Associate Professor of English
A woman strides through a steep field. She wears shorts and a halter-top, or possibly, a dark brassiere. Her bare flesh is as pale and sculpted as marble. Her arms appear vigorous and strong; her back curves slightly with muscle; her thigh is taut. Hers is a supple body in motion, caught midstep by the photographer’s need. The flesh of the woman’s left buttock is bare, exposed by her ripped shorts. A kerchief hangs from her waistband. Her hair is blonde, not naturally so, and yet she’s no phony; the bleached white light of her hair is beautiful the way that Marilyn’s hair was always beautiful, her divine, defining aura. Naturally hers.
This woman is untamed, elemental, so her glance declares. She looks over her shoulder at the photographer’s lens—at the photographer. Her gaze is erotic, bemused, and a bit impatient. Her glance signals Cartier-Bresson’s “decisive moment” when this passing image of a woman was ready to be seized and shot. You, again? her eyes flash. Get on with it! The photographer must be a man. Maybe he is her neighbor or a cousin from the next town over; maybe he is an old high school mate who remembers well their sophomore struggle in this same field, his joy at her adolescent fear and fight. She escaped. Now he hides from her behind his camera, his latest hobby. He wants only to take her picture, and she lets him tag along through the tall grass, but only behind her. Dismissive, she says, “You’re always fumbling with your annoying gadget!” He laughs. “Don’t you touch me again,” she warns, and winks. Maybe this snap-shooter is an older man, a family friend, avuncular, a vexed Humbert Humbert in pursuit, sweating with shame and lust on a day of sun and locusts. There she goes, he thinks, out of the frame, away from him, his own grown Lolita … running in the wind, in the pollen and dust, a flower in flight.
Blurred in the photo’s background is a scarecrow. This figure wears the usual rags and scraps for clothes, the cast-offs of a real man. His top hat tips, like his form, to the right. He might be toppling off the hillock, permanently off-balance on this mons pubis of verdant meadow that he guards. His outstretched arms are at an angle with the woman’s arms, which makes evident the emptiness between them. Their arms will never touch or tangle. The scarecrow’s face appears—as it should, in such a dizzying moment—animate. His look is quizzical, fixed, or fixated, undeniably, on her. Between grass and a haze of trees, he stands where a scarecrow always stands: on the margin of cultivated space. Lone Hayman. Lonely Hodmedod, Tattie Bogle, Scare-Beggar. Effigy, yes, but no snowman. His corpus has true purpose: to protect this fertile soil. Not merely from crows, but from all that threatens seeds, sweet corn, lush fruits.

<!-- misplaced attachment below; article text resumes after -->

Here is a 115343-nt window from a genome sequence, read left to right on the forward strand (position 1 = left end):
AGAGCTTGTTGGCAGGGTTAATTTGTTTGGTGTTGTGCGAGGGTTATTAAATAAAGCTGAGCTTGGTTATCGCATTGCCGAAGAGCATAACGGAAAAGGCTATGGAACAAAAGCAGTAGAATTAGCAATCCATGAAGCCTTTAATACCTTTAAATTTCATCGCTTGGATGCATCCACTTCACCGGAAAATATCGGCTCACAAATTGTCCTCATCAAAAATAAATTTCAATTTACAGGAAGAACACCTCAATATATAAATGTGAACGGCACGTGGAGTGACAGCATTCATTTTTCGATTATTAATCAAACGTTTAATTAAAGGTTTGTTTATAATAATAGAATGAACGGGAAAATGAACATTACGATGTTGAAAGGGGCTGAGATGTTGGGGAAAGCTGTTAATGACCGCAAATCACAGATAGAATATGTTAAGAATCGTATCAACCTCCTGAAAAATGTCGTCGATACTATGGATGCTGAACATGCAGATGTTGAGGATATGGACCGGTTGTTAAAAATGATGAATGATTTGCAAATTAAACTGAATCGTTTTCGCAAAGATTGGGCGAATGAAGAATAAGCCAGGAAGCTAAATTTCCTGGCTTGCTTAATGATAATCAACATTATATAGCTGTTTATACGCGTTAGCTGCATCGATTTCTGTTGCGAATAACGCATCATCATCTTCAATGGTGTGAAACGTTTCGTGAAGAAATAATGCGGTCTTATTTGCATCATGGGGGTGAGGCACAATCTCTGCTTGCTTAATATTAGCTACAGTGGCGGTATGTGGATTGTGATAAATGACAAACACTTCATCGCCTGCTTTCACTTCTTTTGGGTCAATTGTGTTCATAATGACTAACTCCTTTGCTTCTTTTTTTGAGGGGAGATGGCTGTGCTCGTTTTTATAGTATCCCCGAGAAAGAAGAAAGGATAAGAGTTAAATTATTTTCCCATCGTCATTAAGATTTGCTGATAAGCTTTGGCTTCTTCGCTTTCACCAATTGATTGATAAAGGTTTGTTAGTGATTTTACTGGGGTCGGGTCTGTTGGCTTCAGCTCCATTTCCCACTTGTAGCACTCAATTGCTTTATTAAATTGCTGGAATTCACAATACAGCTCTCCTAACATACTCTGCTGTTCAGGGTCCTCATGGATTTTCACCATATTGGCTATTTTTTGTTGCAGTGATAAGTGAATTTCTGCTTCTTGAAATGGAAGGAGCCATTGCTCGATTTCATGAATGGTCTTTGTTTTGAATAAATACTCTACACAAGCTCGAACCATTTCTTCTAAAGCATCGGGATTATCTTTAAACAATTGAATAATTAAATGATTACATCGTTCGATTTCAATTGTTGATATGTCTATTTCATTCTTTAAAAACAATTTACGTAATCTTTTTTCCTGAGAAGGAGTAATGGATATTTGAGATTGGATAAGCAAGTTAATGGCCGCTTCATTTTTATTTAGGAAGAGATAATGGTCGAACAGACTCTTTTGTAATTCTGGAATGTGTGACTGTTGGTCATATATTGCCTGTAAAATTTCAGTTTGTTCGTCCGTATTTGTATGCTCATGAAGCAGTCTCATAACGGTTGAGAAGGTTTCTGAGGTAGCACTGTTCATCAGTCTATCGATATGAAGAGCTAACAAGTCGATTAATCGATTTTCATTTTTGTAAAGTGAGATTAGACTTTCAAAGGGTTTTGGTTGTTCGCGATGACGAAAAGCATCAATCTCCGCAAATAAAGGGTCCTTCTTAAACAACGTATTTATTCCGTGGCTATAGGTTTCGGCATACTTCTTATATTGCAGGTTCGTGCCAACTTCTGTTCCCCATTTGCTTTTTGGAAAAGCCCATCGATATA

Despite the scarecrow, the photographer persists. The shutter clicks.
Pilferer, Hayman thinks. Thief.
When he first stood in the ancient fields of Greece, Hayman dressed nobly, as a god! He was Priapus, son of Aphrodite, and his cypress spear—his phallus cursed to eternal and impotent erection—was the only weapon he needed to guard against intruders. Even the poets praised him, a stiff and fearsome sentinel. “Guardian Priapus, lord of the Hellespont,” Virgil once hailed him, “Watchman against thieves and birds!” … Now, the scarecrow’s dignity hangs off him in scraps. He hears the sound of beating wings. Grackles. Red-winged black-birds. Quails, crows, sparrows, doves. Cotes and flocks, quarrels and plagues, herds and hosts of predators like this stranger circle the girl … the loveliest nymphet green-red-blue Priap himself could think up. At dusk, shadows will dart and dissolve in the trees. The woman, too, will dissolve from this picture. She will melt into flesh-folds of time, her form shapeless in a cotton dress and felt slippers. Crows’ feet will mark her face. He will be no use to her then; she will be of no use to him. On the other side of the hill, only a click away, she fades—
Who, really, is the subject of this snapshot?
Is my subject the woman’s radiant face? Is she, with her familiar stride, something of my younger self? Or is my subject the scarecrow whose out-of-focus image confronts, threatens, and doubles the anonymous photographer like a fogged mirror that betrays aesthetic claims? Is Hayman the negative—or proof—of a real man’s desire? Maybe poet Kahlil Gibran best suggested the unsettling bond between male threat and thrill:
Once I said to a scarecrow, “You must be tired of standing in this lonely field.”
And he said, “The joy of scaring is a deep and lasting one, and I never tire of it.”
Said I, after a minute of thought, “It is true; for I too have known that joy.”
Said he, “Only those who are stuffed with straw can know it.”
If the scarecrow is a psychological mirror, then this snapshot is the photographer’s self-portrait, and his lament … I shall be dumped where the weed decays. Is he scared to be liable and exposed? He should be. The photo presents a fugitive desire and loss. Even this stolen memento of the woman he harried is no longer his own to hold. The decisive moment of the photograph may have been, after all, not the woman’s face turned to flirt infinitely with the camera, but a discreet warning passed from one straw man to another while the heat of the woman’s glance stops Time.
Only fear one thing. A lit match.
The photographer remains forever in her light: strung up, torn, ready to burn in the super-voluptuous flame he will not survive.